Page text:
The first year is over and the six members of Albion College's inaugural Build Albion Fellows group is a lot smarter – about many different things. "What surprised me was the workload," said Khaliah Roberts, '19, who is majoring in women's and gender studies."Nothing is given to you, said Cortazia Wilson, '19, also looking toward a major in sociology. "Everything is offered to you but nothing is given to you. Sometimes you have to go through the bad to get to the good."
Centered on Community
Albion College offers four-year tuition, room and board to as many as 10 first-year students who are Albion residents and attended Albion Public Schools in grades 6-8. Learn about the Build Albion Fellows Program
President Ditzler talks about the initiative on WBCK-FM
Reopening the Bohm: Read about a landmark internship for Andrea Walles, '15
Albion College's Sister City efforts earn a national award
Watch an expert panel discuss "Albion Tomorrow"
Listen to the Town & Gown podcast series
"This hotel is an important step, but only the first step in the new Albion," declared Albion City Manager Sheryl Mitchell, warmly greeting the crowd of at least 200 people at the May 12 ceremonial groundbreaking for a Courtyard Marriott hotel on Superior Street. Set to open in the fall of 2017, the hotel is a centerpiece of downtown revitalization efforts that will benefit both the community and the College.
For the second straight year, Albion will host the Big Read, a nationwide project that aims to bring communities together through shared reading experiences. The effort was made possible by an $11,500 grant from the National Endowment for the Arts, which was announced May 11. Through private donations and in-kind efforts, the total financial support comes to $40,000, according to Jess Roberts, associate professor of English at Albion College and director of Albion’s Big Read.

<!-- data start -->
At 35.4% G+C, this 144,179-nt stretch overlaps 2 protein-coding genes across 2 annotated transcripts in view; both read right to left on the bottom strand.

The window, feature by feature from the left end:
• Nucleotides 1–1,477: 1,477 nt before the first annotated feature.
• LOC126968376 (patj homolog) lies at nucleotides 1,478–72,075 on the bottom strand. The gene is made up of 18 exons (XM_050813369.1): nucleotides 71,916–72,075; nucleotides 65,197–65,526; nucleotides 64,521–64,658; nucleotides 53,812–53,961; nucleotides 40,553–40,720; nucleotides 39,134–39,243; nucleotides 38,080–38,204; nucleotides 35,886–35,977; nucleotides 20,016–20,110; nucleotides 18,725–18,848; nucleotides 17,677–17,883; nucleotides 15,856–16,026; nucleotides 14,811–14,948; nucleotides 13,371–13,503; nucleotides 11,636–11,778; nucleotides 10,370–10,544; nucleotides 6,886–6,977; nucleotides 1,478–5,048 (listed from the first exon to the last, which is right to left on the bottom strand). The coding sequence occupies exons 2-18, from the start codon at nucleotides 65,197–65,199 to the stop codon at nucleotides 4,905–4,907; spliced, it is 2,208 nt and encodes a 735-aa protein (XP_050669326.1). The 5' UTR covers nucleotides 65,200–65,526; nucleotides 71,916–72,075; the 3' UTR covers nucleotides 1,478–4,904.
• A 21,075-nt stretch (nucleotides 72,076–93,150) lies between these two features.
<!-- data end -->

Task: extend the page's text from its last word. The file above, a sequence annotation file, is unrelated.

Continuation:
Sarah Goldman (left), who joins the Albion admission team May 16, will be based in the city's northwest suburbs and lead the College's regional recruiting operation in the country's third-largest metro area. She has done similar work for two other liberal arts colleges over the last six years "She has experience and success doing what we need to do," says Vice President for Enrollment Steve Klein. "She is a formidable competitor."
A glorious spring day provided the perfect backdrop as Albion celebrated Commencement for the 260 members of its Class of 2016. "For four years, we led organizations; we made the connection with the community stronger; we challenged our ways of thinking," said senior speaker Candace Cullens, '16, (left). "We learned many hard lessons through late-night studying, countless meetings and early morning practices. And now it's time to apply those lessons learned, Class of 2016. It's not going to be easy, but it will be great."
Vicki Baker, associate professor of economics and management at Albion College, along with professors in Arizona and Pennsylvania, are researching the needs and concerns of a subset of professors who, according to Baker, "don't get a lot of attention." Their work has been bolstered by a $50,000 grant from the New York-based Henry Luce Foundation that will engage 20 mid-career professors in a yearlong study and result in a new book on the subject in 2017.
- Second Class of Build Albion Fellows Announced
- Natalie Anderson, '16, Receives Fulbright Award
- The Power of the Individual on Display at 2016 Isaac Symposium
- Estate Gift from Snodgrass, ’49, Gives New Dimension to Teacher’s Impact
- Snyder, '14, Honored in Rhode Island for Victim Advocacy
- Canada Week Helps Educate Albion About Neighbors to the North
- College, Community Come Together for AmeriCorps VISTA Grant
- Dr. Robert Bartlett, '60, to Address Class of 2016 at Commencement
- Flint Pediatrician Discusses Water Crisis with Albion Audience
- Albion College Announces 2016 Alumni Award Recipients